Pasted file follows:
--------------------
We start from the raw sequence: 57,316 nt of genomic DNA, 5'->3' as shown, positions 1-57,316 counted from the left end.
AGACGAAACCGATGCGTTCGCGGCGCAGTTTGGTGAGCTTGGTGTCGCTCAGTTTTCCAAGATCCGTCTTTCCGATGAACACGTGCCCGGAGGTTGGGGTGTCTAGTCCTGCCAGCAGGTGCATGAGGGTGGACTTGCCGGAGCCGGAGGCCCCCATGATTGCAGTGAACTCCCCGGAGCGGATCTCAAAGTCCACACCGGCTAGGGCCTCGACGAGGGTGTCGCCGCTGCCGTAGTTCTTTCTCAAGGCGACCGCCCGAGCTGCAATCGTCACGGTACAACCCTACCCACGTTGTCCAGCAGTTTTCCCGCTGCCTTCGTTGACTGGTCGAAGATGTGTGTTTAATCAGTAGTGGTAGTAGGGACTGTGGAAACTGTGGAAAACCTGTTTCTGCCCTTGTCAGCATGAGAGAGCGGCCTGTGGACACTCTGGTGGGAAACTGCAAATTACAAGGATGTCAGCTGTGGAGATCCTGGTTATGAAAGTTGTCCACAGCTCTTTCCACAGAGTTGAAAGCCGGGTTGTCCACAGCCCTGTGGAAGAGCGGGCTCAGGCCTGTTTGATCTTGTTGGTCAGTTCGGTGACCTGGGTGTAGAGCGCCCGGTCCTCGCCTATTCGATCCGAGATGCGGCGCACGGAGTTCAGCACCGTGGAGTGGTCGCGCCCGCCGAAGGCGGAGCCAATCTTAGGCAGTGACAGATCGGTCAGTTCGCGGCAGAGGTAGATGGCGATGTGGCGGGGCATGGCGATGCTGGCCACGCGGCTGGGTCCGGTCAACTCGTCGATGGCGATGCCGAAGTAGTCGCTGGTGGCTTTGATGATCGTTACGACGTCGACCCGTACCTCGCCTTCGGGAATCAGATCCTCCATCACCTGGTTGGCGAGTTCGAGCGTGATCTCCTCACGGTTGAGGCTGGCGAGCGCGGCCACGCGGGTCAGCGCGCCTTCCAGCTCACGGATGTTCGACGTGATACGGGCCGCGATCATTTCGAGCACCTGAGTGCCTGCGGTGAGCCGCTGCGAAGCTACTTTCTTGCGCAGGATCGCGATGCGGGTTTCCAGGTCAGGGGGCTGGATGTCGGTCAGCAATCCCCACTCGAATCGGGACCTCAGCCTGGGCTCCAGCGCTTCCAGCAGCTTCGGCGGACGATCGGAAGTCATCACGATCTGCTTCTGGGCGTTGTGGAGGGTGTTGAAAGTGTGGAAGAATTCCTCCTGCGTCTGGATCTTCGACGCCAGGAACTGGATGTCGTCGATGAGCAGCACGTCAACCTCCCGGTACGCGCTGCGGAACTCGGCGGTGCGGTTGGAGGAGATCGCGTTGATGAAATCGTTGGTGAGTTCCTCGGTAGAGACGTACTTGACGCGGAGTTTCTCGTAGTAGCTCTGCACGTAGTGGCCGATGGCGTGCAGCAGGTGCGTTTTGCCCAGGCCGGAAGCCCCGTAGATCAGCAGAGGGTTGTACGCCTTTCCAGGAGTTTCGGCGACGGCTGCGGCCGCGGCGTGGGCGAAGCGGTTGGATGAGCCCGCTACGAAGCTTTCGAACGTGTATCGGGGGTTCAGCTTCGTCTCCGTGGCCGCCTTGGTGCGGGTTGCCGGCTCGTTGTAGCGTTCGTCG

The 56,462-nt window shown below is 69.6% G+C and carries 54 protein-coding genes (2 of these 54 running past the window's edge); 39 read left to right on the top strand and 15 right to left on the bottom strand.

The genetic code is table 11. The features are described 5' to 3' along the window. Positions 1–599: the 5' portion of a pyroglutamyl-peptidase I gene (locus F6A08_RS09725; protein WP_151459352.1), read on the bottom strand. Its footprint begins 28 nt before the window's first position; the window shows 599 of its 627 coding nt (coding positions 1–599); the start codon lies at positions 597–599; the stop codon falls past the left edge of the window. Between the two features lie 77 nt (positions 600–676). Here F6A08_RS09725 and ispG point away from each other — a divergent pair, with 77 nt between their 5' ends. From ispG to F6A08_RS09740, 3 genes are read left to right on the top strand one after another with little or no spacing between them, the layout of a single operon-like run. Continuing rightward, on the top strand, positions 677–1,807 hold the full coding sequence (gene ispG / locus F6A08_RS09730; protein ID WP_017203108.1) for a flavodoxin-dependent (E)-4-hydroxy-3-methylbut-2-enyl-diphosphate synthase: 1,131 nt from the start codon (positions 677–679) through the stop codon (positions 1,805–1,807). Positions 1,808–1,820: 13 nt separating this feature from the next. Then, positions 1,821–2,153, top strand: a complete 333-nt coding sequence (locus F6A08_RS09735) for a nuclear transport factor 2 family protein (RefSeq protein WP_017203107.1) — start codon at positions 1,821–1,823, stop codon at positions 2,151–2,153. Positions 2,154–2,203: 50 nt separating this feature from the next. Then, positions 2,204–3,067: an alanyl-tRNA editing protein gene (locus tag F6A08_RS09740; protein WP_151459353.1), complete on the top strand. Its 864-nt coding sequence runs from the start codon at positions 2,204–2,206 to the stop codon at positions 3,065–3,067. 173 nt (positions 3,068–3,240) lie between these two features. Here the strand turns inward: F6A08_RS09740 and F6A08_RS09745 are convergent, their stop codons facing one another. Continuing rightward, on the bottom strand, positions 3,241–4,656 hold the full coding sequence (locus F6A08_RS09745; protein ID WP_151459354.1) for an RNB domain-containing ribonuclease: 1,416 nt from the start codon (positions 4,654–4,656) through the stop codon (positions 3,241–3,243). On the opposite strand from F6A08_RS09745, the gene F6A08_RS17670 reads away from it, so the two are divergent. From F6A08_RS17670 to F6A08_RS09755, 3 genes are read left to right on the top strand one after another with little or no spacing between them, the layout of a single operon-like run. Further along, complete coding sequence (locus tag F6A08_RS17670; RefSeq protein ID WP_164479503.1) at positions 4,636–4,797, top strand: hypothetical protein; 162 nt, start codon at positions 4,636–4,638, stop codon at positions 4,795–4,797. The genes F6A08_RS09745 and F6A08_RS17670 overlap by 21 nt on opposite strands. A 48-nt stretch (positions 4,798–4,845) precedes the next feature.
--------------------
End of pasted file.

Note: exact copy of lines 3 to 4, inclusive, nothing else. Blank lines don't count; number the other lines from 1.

The 56,462-nt window shown below is 69.6% G+C and carries 54 protein-coding genes (2 of these 54 running past the window's edge); 39 read left to right on the top strand and 15 right to left on the bottom strand.

The genetic code is table 11. The features are described 5' to 3' along the window. Positions 1–599: the 5' portion of a pyroglutamyl-peptidase I gene (locus F6A08_RS09725; protein WP_151459352.1), read on the bottom strand. Its footprint begins 28 nt before the window's first position; the window shows 599 of its 627 coding nt (coding positions 1–599); the start codon lies at positions 597–599; the stop codon falls past the left edge of the window. Between the two features lie 77 nt (positions 600–676). Here F6A08_RS09725 and ispG point away from each other — a divergent pair, with 77 nt between their 5' ends. From ispG to F6A08_RS09740, 3 genes are read left to right on the top strand one after another with little or no spacing between them, the layout of a single operon-like run. Continuing rightward, on the top strand, positions 677–1,807 hold the full coding sequence (gene ispG / locus F6A08_RS09730; protein ID WP_017203108.1) for a flavodoxin-dependent (E)-4-hydroxy-3-methylbut-2-enyl-diphosphate synthase: 1,131 nt from the start codon (positions 677–679) through the stop codon (positions 1,805–1,807). Positions 1,808–1,820: 13 nt separating this feature from the next. Then, positions 1,821–2,153, top strand: a complete 333-nt coding sequence (locus F6A08_RS09735) for a nuclear transport factor 2 family protein (RefSeq protein WP_017203107.1) — start codon at positions 1,821–1,823, stop codon at positions 2,151–2,153. Positions 2,154–2,203: 50 nt separating this feature from the next. Then, positions 2,204–3,067: an alanyl-tRNA editing protein gene (locus tag F6A08_RS09740; protein WP_151459353.1), complete on the top strand. Its 864-nt coding sequence runs from the start codon at positions 2,204–2,206 to the stop codon at positions 3,065–3,067. 173 nt (positions 3,068–3,240) lie between these two features. Here the strand turns inward: F6A08_RS09740 and F6A08_RS09745 are convergent, their stop codons facing one another. Continuing rightward, on the bottom strand, positions 3,241–4,656 hold the full coding sequence (locus F6A08_RS09745; protein ID WP_151459354.1) for an RNB domain-containing ribonuclease: 1,416 nt from the start codon (positions 4,654–4,656) through the stop codon (positions 3,241–3,243). On the opposite strand from F6A08_RS09745, the gene F6A08_RS17670 reads away from it, so the two are divergent. From F6A08_RS17670 to F6A08_RS09755, 3 genes are read left to right on the top strand one after another with little or no spacing between them, the layout of a single operon-like run. Further along, complete coding sequence (locus tag F6A08_RS17670; RefSeq protein ID WP_164479503.1) at positions 4,636–4,797, top strand: hypothetical protein; 162 nt, start codon at positions 4,636–4,638, stop codon at positions 4,795–4,797. The genes F6A08_RS09745 and F6A08_RS17670 overlap by 21 nt on opposite strands. A 48-nt stretch (positions 4,798–4,845) precedes the next feature.